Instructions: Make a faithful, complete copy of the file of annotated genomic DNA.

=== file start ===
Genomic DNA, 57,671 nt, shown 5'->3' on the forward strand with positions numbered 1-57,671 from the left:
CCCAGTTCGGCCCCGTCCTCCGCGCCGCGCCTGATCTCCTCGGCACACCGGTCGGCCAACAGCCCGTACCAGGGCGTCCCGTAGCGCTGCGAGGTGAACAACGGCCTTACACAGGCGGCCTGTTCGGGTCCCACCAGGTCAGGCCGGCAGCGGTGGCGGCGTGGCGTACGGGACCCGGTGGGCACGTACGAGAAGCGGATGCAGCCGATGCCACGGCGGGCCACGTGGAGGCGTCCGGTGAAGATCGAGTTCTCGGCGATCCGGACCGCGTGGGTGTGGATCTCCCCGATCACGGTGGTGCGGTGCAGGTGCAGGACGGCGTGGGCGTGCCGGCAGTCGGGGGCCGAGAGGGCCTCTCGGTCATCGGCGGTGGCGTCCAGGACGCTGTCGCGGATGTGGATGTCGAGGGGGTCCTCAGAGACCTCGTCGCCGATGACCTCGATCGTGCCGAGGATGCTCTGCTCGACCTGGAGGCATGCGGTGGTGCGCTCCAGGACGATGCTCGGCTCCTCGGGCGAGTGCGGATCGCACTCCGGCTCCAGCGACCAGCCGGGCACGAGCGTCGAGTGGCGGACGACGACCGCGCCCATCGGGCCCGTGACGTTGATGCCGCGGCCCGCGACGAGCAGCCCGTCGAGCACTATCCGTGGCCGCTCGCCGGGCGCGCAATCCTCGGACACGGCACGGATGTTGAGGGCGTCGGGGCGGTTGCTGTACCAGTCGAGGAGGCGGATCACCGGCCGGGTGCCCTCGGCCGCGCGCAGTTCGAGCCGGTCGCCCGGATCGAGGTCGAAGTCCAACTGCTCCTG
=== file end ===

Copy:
Genomic DNA, 57,671 nt, shown 5'->3' on the forward strand with positions numbered 1-57,671 from the left:
CCCAGTTCGGCCCCGTCCTCCGCGCCGCGCCTGATCTCCTCGGCACACCGGTCGGCCAACAGCCCGTACCAGGGCGTCCCGTAGCGCTGCGAGGTGAACAACGGCCTTACACAGGCGGCCTGTTCGGGTCCCACCAGGTCAGGCCGGCAGCGGTGGCGGCGTGGCGTACGGGACCCGGTGGGCACGTACGAGAAGCGGATGCAGCCGATGCCACGGCGGGCCACGTGGAGGCGTCCGGTGAAGATCGAGTTCTCGGCGATCCGGACCGCGTGGGTGTGGATCTCCCCGATCACGGTGGTGCGGTGCAGGTGCAGGACGGCGTGGGCGTGCCGGCAGTCGGGGGCCGAGAGGGCCTCTCGGTCATCGGCGGTGGCGTCCAGGACGCTGTCGCGGATGTGGATGTCGAGGGGGTCCTCAGAGACCTCGTCGCCGATGACCTCGATCGTGCCGAGGATGCTCTGCTCGACCTGGAGGCATGCGGTGGTGCGCTCCAGGACGATGCTCGGCTCCTCGGGCGAGTGCGGATCGCACTCCGGCTCCAGCGACCAGCCGGGCACGAGCGTCGAGTGGCGGACGACGACCGCGCCCATCGGGCCCGTGACGTTGATGCCGCGGCCCGCGACGAGCAGCCCGTCGAGCACTATCCGTGGCCGCTCGCCGGGCGCGCAATCCTCGGACACGGCACGGATGTTGAGGGCGTCGGGGCGGTTGCTGTACCAGTCGAGGAGGCGGATCACCGGCCGGGTGCCCTCGGCCGCGCGCAGTTCGAGCCGGTCGCCCGGATCGAGGTCGAAGTCCAACTGCTCCTG